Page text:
Changing team names to awkward facsimiles of European names isn’t going to do it, and in the process, these owners just end up pissing off the fans that actually care about the league. Columbus supporter groups all came out vocally against this newest move, saying that they were not consulted in any way before the club’s plans leaked over the weekend. This is simply another instance of a group of hyper-rich people thinking they know best, and that their consumers are sheep who will follow along with whatever decision they make. That has decidedly not been the case already:
The move might still work for the ownership, but there’s a fight already popping off. Fans in Columbus care deeply about this team, which has won two MLS Cups, and they will continue to care. There is already another #SaveTheCrew-type campaign called #KeepTheCrew, which hopes to save “Crew” as part of the club’s name. (The owners, in a misguided half-measure, are trying to push that as the club’s unofficial nickname; don’t see that gambit working for anyone.) Whether that succeeds or not remains to be seen, but sports fans are, if nothing, loyal. It’s hard to imagine a rebrand, no matter how cynical, actually driving away the fanbase, so the transformation will probably go forward so long as the owners decide they want it to. That’s what happened with the Chicago Fire’s rebrand a couple of years ago; everyone raised a stink but the club still keeps on ticking.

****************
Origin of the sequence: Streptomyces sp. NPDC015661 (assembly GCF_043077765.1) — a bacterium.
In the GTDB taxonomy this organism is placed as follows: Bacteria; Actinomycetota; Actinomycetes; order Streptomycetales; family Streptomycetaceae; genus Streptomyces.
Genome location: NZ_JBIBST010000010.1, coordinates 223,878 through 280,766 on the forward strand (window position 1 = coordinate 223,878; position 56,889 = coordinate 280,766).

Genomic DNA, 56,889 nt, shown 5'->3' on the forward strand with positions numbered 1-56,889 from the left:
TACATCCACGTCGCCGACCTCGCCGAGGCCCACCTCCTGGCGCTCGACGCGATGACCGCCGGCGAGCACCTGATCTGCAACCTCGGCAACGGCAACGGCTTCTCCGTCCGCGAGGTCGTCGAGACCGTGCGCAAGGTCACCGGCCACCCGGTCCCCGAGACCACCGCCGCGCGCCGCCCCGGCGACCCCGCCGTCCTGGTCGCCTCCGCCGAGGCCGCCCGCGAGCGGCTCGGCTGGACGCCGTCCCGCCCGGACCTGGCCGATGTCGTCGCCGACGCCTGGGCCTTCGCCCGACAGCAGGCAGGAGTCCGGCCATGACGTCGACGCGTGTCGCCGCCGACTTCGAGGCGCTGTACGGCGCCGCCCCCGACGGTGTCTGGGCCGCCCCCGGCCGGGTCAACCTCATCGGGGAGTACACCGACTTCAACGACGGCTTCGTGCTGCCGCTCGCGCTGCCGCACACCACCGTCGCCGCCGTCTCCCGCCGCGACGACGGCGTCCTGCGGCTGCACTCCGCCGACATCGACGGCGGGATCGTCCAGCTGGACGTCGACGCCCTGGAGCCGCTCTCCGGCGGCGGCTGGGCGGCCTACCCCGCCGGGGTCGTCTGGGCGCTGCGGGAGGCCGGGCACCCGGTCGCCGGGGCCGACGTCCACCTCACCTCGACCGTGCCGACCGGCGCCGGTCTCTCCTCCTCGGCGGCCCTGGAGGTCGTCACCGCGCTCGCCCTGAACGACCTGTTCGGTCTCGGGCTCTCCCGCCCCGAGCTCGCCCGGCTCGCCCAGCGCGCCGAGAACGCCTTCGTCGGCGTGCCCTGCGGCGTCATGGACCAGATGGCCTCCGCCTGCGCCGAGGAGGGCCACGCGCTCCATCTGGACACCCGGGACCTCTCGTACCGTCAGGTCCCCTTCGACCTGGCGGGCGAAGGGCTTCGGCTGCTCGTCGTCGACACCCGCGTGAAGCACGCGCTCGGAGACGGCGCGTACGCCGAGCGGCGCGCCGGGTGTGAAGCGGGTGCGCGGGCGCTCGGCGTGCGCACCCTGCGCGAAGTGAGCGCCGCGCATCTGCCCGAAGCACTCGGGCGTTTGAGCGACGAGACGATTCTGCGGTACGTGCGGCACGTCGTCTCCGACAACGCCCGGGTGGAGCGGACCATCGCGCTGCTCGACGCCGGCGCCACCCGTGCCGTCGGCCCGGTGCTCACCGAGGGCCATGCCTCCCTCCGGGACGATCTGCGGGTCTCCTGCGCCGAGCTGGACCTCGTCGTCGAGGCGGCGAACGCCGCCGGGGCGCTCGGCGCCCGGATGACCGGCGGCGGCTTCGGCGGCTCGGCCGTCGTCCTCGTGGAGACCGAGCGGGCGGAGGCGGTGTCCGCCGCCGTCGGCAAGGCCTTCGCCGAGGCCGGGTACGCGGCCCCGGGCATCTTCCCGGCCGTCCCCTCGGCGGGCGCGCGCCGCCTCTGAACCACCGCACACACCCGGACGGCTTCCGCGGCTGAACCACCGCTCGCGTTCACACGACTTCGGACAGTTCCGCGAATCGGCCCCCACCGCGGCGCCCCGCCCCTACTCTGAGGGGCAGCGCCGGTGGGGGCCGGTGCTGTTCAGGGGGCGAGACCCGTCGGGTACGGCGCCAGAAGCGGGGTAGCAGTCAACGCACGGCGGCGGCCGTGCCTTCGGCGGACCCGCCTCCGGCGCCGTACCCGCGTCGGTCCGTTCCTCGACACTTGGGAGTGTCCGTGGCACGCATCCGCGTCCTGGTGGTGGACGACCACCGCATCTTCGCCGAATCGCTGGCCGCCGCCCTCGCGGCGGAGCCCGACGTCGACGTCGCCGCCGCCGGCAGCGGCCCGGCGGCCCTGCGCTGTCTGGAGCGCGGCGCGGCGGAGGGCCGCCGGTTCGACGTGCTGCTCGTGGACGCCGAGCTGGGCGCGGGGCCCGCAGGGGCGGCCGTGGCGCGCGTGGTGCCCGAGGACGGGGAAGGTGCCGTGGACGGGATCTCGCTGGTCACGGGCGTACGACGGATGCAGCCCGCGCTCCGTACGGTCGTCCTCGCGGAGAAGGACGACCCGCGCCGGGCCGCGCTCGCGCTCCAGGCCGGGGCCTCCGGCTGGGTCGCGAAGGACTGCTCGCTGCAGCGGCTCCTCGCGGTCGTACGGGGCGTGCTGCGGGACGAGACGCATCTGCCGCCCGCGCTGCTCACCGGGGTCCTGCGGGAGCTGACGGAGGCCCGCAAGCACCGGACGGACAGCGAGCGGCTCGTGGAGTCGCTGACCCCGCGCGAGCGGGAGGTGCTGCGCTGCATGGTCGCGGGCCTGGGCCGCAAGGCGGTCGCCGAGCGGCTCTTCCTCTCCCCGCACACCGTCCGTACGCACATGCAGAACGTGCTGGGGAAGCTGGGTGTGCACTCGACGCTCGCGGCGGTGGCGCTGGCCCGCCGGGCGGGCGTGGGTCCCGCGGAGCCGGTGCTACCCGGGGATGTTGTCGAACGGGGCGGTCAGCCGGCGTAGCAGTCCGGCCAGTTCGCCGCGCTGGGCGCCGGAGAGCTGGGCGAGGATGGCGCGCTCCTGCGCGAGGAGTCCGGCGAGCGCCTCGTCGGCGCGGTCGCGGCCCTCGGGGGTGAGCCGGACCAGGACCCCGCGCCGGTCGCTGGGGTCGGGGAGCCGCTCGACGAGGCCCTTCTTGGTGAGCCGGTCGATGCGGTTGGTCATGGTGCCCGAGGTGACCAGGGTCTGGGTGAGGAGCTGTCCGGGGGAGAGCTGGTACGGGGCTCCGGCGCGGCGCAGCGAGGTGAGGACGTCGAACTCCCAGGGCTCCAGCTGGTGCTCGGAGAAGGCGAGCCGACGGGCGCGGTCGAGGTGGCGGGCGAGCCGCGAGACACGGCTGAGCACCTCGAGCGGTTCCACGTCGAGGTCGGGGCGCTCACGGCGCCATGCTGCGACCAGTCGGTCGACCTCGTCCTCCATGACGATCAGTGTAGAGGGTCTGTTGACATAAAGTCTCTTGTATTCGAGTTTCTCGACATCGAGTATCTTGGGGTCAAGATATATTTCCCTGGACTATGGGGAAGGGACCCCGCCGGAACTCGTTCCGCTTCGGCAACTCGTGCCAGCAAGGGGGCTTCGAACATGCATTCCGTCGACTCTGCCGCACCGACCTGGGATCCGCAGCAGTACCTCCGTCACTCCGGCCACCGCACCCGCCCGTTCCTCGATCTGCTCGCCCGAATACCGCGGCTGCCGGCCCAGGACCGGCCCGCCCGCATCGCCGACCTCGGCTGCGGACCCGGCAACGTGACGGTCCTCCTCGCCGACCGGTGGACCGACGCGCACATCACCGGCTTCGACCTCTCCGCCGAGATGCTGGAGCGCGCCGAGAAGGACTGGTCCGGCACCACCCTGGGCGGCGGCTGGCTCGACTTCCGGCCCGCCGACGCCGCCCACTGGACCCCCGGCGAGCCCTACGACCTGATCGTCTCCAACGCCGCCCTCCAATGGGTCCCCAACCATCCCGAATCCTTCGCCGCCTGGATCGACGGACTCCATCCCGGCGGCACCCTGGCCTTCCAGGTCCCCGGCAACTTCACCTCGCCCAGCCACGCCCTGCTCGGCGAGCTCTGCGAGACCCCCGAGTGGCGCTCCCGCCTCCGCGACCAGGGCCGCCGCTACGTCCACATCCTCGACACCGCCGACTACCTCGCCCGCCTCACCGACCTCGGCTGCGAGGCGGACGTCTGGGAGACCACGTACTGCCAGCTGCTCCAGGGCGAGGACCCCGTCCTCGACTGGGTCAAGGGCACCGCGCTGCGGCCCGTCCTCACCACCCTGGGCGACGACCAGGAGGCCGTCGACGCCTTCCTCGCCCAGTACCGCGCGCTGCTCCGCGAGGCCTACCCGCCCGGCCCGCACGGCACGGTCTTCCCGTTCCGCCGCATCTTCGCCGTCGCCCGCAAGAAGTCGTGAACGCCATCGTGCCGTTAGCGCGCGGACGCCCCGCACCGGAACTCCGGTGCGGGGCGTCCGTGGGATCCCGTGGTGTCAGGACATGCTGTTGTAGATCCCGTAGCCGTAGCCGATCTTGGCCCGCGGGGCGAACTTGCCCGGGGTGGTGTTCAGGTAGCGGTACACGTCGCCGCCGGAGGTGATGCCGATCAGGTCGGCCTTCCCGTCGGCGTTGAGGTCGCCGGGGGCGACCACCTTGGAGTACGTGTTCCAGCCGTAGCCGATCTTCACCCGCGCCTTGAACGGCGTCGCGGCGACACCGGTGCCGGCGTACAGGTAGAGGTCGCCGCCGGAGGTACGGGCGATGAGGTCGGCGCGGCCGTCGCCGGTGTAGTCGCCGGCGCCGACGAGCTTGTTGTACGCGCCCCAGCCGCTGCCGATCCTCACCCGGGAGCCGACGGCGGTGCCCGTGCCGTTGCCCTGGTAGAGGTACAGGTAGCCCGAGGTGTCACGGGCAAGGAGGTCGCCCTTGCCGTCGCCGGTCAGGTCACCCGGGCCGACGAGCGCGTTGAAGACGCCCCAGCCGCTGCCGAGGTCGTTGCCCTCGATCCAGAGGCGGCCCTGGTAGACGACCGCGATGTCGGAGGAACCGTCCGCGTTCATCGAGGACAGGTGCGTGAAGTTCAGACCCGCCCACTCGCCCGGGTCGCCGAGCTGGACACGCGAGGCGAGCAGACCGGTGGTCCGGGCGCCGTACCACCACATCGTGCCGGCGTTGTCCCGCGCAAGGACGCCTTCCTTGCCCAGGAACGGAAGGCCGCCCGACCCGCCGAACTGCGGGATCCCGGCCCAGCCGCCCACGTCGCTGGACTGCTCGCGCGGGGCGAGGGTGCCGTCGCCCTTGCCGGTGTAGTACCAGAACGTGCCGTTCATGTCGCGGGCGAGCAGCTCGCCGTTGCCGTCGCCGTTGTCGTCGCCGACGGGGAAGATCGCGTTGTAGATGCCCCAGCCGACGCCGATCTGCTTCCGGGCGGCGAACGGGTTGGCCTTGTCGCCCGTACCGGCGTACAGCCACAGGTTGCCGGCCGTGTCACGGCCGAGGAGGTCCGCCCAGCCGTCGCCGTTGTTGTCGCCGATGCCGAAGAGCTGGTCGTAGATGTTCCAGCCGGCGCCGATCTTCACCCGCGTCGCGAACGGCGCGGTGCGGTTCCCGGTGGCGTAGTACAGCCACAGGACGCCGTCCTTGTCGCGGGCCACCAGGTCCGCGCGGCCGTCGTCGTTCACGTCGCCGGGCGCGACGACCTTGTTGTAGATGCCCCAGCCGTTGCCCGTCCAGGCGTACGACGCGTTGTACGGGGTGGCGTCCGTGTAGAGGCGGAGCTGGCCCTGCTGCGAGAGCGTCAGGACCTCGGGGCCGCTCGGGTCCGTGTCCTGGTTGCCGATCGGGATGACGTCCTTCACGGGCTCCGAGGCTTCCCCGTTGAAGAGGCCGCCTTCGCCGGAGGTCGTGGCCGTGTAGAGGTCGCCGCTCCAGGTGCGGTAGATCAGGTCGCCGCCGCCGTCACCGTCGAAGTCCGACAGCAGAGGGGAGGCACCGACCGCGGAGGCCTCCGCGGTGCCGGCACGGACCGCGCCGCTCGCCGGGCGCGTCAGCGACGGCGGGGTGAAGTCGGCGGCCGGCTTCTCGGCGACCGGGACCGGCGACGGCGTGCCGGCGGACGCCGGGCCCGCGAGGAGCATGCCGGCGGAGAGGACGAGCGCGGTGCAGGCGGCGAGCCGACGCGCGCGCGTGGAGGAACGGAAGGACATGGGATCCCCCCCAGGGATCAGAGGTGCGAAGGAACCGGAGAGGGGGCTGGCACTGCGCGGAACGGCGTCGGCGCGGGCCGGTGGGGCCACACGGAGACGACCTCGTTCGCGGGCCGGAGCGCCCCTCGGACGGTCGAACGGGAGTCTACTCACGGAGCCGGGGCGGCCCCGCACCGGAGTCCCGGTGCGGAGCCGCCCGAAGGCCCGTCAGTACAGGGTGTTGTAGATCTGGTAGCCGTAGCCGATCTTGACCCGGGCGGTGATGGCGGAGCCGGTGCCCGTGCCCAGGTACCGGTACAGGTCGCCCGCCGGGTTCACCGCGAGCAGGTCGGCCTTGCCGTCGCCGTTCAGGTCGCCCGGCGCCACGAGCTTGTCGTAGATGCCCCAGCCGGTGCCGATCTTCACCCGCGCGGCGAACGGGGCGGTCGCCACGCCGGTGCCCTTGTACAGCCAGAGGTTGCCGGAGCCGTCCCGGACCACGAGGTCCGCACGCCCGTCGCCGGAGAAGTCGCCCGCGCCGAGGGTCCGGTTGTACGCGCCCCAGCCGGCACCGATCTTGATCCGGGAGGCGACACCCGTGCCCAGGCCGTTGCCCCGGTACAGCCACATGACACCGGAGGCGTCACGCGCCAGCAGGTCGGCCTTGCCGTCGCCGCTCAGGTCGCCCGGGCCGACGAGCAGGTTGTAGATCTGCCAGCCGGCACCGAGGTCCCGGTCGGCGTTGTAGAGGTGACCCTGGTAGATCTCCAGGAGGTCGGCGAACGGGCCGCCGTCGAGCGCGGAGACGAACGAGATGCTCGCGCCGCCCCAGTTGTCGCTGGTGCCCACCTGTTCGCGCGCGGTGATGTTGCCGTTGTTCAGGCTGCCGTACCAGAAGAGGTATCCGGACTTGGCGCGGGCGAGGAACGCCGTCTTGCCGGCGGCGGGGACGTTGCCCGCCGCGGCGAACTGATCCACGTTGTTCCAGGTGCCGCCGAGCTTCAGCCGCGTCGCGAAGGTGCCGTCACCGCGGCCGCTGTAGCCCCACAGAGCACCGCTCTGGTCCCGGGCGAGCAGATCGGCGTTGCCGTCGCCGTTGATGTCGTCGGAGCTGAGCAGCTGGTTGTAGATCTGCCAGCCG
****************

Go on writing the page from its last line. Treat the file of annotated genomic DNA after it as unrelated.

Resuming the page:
Columbus fans put their faith in a different set of rich guys than the previous rich guy, and maybe they weren’t wrong to do so at the time. The alternative was to lose the club. But now the club’s identity, which has been a strong part of MLS since its inception, has been changed for the worse. That’s just the cost of doing business in a league that can’t shake its inferiority complex, run by oblivious idiots who don’t understand the value that MLS is actually providing its fans.